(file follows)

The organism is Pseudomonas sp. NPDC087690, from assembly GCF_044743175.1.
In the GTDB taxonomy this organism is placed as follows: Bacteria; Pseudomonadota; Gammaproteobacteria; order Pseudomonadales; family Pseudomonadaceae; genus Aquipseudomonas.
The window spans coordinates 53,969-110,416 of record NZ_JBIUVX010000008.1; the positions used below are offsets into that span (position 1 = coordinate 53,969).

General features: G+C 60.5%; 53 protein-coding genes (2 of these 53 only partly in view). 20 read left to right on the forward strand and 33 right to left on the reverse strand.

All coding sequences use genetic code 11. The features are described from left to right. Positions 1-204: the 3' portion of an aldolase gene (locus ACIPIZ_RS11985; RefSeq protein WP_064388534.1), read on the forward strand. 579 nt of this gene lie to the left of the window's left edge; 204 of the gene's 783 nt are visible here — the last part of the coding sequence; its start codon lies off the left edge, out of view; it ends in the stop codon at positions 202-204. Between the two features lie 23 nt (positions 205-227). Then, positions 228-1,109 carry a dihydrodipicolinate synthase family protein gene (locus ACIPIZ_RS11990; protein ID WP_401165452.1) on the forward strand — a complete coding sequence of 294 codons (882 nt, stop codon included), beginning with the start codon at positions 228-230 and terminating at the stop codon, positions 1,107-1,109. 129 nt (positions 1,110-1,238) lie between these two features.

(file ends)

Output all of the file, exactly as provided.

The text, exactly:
The organism is Pseudomonas sp. NPDC087690, from assembly GCF_044743175.1.
In the GTDB taxonomy this organism is placed as follows: Bacteria; Pseudomonadota; Gammaproteobacteria; order Pseudomonadales; family Pseudomonadaceae; genus Aquipseudomonas.
The window spans coordinates 53,969-110,416 of record NZ_JBIUVX010000008.1; the positions used below are offsets into that span (position 1 = coordinate 53,969).

General features: G+C 60.5%; 53 protein-coding genes (2 of these 53 only partly in view). 20 read left to right on the forward strand and 33 right to left on the reverse strand.

All coding sequences use genetic code 11. The features are described from left to right. Positions 1-204: the 3' portion of an aldolase gene (locus ACIPIZ_RS11985; RefSeq protein WP_064388534.1), read on the forward strand. 579 nt of this gene lie to the left of the window's left edge; 204 of the gene's 783 nt are visible here — the last part of the coding sequence; its start codon lies off the left edge, out of view; it ends in the stop codon at positions 202-204. Between the two features lie 23 nt (positions 205-227). Then, positions 228-1,109 carry a dihydrodipicolinate synthase family protein gene (locus ACIPIZ_RS11990; protein ID WP_401165452.1) on the forward strand — a complete coding sequence of 294 codons (882 nt, stop codon included), beginning with the start codon at positions 228-230 and terminating at the stop codon, positions 1,107-1,109. 129 nt (positions 1,110-1,238) lie between these two features.